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Kristen Schaal on 'Last Man on Earth,' Jon Stewart, & Trump

Larry King NowSep 23 '16

The delightfully hilarious Kristen Schaal opens up to Larry about the roots of her comedic genius and the keys to making it in the often fickle industry that is Hollywood. She also previews the forthcoming season of her hit sitcom 'The Last Man on Earth,' reminisces about her days working alongside Jon Stewart, and weighs in on the 2016 presidential election.


Kristen Schaal talks comedy and politics in this episode of 'Larry King Now.' Schaal explains what goes on behind the scenes of her two hit shows, 'Bob's Burgers' and 'The Last Man On Earth', and discusses her feelings about all the surprises of the 2016 presidential election.

Speaking about her acting career, Schaal shares some of the challenges of being a woman in comedy, the differences between live action and voice acting, and why she thinks 'The Last Man On Earth' has found success. Schaal, who used to be a special correspondent for 'The Daily Show', also explains what it was like to work for Jon Stewart and whether Stewart is enjoying his new life away from the camera.
But in between mention of Schaal's various projects, the conversation drifts often towards politics. Schaal tells Larry her opinions on Donald Trump, Hillary Clinton, and the frustration that comes with a lack of change. Plus, the comedian weighs in on the significance of possibly seeing America's first female president, and how she thinks the campaign would be different if Mr. Trump were in fact Mrs. Trump.


*Posted Online on Ora.TV on Sept 23rd 2016:

"I think it's just a unique take on an apocalyptic theme. And I think, mainly, Will Forte is a force. And he's constantly just reinventing the wheel, and committing himself in a way that I don't think any other actor would." - on what makes 'The Last Man On Earth' a successful show
"It is acting. And it's like, also, you're not in an environment where you're, you know, on the set of 'Last Man.' You're just sort of in a room. So you have to really use your imagination, and just let yourself go there emotionally." - on how voice acting differs from live action
"One of the hardest, proudest things I've ever done. It was just, sort of, full concentration on figuring out how to make women's issues funny. Which I don't think had every really been done. But it was great though." - on her experience as the Senior Women's Correspondent for The Daily Show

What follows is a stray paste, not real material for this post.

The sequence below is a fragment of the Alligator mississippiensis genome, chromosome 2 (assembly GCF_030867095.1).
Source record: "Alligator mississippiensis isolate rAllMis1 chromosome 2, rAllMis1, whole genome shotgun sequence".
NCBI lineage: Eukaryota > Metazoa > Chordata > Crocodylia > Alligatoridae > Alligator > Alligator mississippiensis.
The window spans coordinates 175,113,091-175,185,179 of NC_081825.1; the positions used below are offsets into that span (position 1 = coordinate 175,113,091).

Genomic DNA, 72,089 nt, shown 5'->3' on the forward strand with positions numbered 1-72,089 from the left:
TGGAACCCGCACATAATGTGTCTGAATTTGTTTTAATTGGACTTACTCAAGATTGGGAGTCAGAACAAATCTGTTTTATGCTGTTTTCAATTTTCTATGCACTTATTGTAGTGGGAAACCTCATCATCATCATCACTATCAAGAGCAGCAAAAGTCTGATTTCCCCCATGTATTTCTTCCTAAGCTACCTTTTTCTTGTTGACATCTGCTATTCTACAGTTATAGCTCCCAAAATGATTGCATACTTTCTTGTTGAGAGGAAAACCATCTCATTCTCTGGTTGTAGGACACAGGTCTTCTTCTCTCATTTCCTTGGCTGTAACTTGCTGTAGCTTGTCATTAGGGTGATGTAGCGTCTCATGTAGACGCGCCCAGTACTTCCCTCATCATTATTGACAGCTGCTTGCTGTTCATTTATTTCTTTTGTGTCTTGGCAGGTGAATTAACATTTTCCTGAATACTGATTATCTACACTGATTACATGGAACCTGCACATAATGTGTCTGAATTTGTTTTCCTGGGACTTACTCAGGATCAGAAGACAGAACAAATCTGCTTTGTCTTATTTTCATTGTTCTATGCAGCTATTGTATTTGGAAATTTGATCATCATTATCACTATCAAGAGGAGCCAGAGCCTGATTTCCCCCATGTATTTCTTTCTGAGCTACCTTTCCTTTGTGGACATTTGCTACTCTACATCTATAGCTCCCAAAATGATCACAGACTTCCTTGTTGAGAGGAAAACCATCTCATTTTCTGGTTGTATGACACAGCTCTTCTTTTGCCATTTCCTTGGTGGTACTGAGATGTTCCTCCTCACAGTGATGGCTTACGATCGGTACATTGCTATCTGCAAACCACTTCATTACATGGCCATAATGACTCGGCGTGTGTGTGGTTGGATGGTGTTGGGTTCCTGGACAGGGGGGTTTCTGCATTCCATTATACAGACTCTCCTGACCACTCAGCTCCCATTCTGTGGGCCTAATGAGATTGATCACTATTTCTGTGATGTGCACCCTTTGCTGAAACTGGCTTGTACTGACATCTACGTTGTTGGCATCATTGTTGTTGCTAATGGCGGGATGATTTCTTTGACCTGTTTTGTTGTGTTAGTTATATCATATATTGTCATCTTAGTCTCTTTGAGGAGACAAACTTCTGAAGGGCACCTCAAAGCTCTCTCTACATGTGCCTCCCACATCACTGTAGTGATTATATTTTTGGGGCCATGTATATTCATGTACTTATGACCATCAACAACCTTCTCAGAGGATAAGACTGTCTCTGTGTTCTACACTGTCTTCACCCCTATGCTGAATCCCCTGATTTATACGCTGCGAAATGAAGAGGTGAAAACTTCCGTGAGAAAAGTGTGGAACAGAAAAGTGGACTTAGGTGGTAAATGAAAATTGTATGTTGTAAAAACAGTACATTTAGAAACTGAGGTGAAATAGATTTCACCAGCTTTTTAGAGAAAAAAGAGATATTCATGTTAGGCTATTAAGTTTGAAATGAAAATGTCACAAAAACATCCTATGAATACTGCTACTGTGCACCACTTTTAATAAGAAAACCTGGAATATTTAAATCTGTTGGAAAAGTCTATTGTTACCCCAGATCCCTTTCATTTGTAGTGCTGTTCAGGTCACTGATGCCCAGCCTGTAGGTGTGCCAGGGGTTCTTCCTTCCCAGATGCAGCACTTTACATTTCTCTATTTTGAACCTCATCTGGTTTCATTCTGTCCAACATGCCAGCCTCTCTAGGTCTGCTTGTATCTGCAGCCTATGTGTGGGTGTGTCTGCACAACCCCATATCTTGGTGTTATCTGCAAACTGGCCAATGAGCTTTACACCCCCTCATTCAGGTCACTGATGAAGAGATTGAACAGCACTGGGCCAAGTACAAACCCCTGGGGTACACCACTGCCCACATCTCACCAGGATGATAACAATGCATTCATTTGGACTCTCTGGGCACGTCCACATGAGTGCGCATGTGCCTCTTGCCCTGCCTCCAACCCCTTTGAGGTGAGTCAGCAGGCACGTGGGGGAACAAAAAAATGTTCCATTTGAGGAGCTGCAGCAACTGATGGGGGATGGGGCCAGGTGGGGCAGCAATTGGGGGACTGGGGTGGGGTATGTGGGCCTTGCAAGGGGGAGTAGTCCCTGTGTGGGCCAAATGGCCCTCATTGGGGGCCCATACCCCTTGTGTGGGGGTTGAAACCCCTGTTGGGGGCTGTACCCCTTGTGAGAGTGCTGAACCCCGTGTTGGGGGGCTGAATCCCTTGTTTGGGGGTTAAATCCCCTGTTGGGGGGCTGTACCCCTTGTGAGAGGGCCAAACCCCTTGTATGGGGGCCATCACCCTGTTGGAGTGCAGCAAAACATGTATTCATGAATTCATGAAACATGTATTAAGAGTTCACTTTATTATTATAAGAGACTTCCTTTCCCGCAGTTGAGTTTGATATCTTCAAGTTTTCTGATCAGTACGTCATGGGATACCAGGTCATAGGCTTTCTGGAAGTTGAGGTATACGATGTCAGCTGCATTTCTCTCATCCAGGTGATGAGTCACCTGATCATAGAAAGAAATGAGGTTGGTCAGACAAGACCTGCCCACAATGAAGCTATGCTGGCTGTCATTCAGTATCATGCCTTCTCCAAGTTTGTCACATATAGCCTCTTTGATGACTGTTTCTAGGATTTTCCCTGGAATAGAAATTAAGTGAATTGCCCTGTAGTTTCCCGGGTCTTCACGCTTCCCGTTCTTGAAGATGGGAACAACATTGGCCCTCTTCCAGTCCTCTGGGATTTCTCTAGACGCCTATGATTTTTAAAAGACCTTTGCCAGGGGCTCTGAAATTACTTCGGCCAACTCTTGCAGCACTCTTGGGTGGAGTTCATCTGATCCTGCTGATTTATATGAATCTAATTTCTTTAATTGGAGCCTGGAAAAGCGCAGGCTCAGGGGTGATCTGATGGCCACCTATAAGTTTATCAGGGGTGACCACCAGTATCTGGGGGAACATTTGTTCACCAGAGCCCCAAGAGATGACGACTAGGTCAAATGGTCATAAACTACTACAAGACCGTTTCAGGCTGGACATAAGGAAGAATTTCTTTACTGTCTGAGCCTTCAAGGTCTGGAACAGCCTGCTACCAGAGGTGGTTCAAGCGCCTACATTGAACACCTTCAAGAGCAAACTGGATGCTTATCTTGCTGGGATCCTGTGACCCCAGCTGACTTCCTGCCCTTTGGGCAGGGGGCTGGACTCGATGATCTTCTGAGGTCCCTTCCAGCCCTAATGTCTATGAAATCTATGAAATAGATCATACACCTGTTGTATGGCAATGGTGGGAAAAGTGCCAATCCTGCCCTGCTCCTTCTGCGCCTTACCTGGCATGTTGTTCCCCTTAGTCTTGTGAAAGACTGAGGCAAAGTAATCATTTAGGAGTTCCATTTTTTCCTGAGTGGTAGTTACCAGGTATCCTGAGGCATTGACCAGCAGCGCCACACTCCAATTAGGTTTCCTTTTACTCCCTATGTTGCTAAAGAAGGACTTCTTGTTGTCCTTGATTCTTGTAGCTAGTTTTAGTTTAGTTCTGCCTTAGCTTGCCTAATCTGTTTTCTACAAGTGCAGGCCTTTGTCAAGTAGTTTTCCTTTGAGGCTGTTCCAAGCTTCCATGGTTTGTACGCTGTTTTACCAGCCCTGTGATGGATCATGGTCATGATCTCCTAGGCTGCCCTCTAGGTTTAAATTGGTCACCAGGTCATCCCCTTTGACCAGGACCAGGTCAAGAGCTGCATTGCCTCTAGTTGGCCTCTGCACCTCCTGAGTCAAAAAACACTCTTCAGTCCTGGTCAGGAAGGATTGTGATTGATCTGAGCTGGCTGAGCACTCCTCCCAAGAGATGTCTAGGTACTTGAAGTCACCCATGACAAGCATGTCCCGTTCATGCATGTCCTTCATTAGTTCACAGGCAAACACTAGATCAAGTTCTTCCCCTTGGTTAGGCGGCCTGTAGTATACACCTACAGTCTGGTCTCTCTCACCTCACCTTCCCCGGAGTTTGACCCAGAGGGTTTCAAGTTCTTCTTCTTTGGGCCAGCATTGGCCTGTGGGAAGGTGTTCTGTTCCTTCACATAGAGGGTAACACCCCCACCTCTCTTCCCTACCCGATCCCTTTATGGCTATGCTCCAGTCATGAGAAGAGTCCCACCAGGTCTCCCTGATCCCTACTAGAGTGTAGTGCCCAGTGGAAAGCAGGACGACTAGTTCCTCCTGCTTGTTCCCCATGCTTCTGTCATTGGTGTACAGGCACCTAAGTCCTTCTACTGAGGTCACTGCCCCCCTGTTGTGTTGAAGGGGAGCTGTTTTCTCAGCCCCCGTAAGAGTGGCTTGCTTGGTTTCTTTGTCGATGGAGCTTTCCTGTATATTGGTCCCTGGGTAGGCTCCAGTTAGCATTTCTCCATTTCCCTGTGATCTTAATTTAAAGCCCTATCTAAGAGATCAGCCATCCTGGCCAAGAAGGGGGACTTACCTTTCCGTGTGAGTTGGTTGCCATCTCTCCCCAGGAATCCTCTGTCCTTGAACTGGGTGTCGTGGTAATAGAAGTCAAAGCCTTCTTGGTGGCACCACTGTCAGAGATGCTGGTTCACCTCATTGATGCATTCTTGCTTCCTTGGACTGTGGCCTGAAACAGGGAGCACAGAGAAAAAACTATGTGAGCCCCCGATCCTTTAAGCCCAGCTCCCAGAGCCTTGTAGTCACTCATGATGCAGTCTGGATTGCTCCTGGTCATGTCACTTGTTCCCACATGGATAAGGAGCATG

"One of the things I loved about working with Jon is that he doesn't just give you a note. He sort of opens up a discussion about it and then leads you down the path of finding the note together. Which is a really unusual, cool thing for a boss." - on working for Jon Stewart
"100% no. Because he could have if he wanted to. I think he--I can't speak for him, but I did see him at a US social that I did last April, and I was worried. Because I feel like people who are on TV every night, and especially people who make a big influence--you might know this--I think if you stop being on TV you might get really depressed. So, I saw him and I was like 'Tell me the truth, like are you cool? Is everything ok?' And he said he's the happiest he's ever been in his life." - on whether Jon Stewart wishes he was covering the 2016 election
"I think the GOP has lost its way. Obviously, I don't think they're really listening to what the people want. And this is what happens. And I think that--yeah, I don't know, I think that Hillary Clinton is the best candidate to be President, and I've thought that for a long time." - on her view of the 2016 election
"If you imagine Mr. Trump saying things as Mrs. Trump, or any of the male candidates doing what they do as a woman, it's sort of unthinkable isn't it? And I think Hillary Clinton has been almost flawless in every move that she's done. And if you imagine her doing the same things as a man, it would be like--she's amazing!" - on the disadvantages a female candidate faces
"I think we can't take anything for granted. I was very surprised that Bush got nominated a second time--or, that he won a second time. So I think you have to keep fighting and saying what you want, and you have to keep pushing the agenda of getting her elected." - on whether she is worried about Clinton's chances
"They have so many stories. Like there was one moment where we were sitting down between takes, and Robert Redford just shouted over to Nolte, 'When we get more time, I got a story involving Steinbeck, Marilyn Monroe, and my mom!' Or whatever. And I'm like, augh! Why am I only on set for two days!" - on working with Robert Redford and Nick Nolte for the film 'A Walk In The Woods'
"I really loved Carol Burnett, or course. Gilda Radner, duh. I loved The Muppets, I loved Fozzie Bear, Kermit, Ms. Piggy. And, another sort of mind mold for me was Police Academy. Probably the second one especially. They were funny!" - on her comedic influences